The Antiquarium is located in the central area of the medieval town of Fossato di Vico.
Its premises are located in the building that at first had been the Municipal building and that later hosted the local Theater.
The visit to the civic collection of Fossato di Vico represents an occasion to know the life of an area whose fortune and centrality resides in its favorable position, near a number of important busy roads that once crossed here. It was in fact located along the route of the ancient Consular Flaminia road, opened in 220 BC, of which important remains of the bridges, built to cross-rivers that have since disappeared, are still identifiable today. The displayed objects show that the small center had been vital from the prehistory up until Late Antiquity, and constantly mentioned in the Roman Itineraria, the Roman travel guides that contained the indications of the routes, distances and urban centers.
Inaugurated in 2001, it is located on the upper floor of the medieval building that used to be the Municipality and the local Theater. Articulated in two rooms, it is focused on documenting the history of the territory and the development of Fossato di Vico, the ancient Helvillum, built near the mountain passage of Fossato—740 meters above sea level—which was already functional for connecting the Apennines summer pasture places with the winter ones along the Adriatic sea. In the first room ancient geographical maps—views and maps from the 16th-19th centuries—and a small selection of items that goes from the ancient Roman ages to the modern era illustrate the territory. They are followed by chronologically ordered archeological findings and materials and architectural elements recovered from old excavation sites on the summit of the hill of the burgh related to a domus and a water container of the 1st century BC.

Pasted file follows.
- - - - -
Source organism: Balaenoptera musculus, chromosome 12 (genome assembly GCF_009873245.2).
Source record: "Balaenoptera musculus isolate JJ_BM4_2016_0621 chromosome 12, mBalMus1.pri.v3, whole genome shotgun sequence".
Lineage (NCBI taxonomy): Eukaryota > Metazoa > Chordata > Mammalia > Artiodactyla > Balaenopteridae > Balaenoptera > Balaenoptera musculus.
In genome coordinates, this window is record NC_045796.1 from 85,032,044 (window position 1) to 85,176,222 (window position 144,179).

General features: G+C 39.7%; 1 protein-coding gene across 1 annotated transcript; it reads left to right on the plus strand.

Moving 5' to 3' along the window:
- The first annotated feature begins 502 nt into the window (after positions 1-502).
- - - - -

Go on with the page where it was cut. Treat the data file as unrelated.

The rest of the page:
Concerning the various traces of ancient routes, which directly interested Fossato di Vico, it is suggested to visit the remains of the Roman bridges, near the locality of Palazzolo, to the south of the village, and to the north, at the foot of the burgh where the Bridge of San Giovanni is visible: both indicate the ancient Flaminia Way that in this area was slightly further to the west than the current State road.
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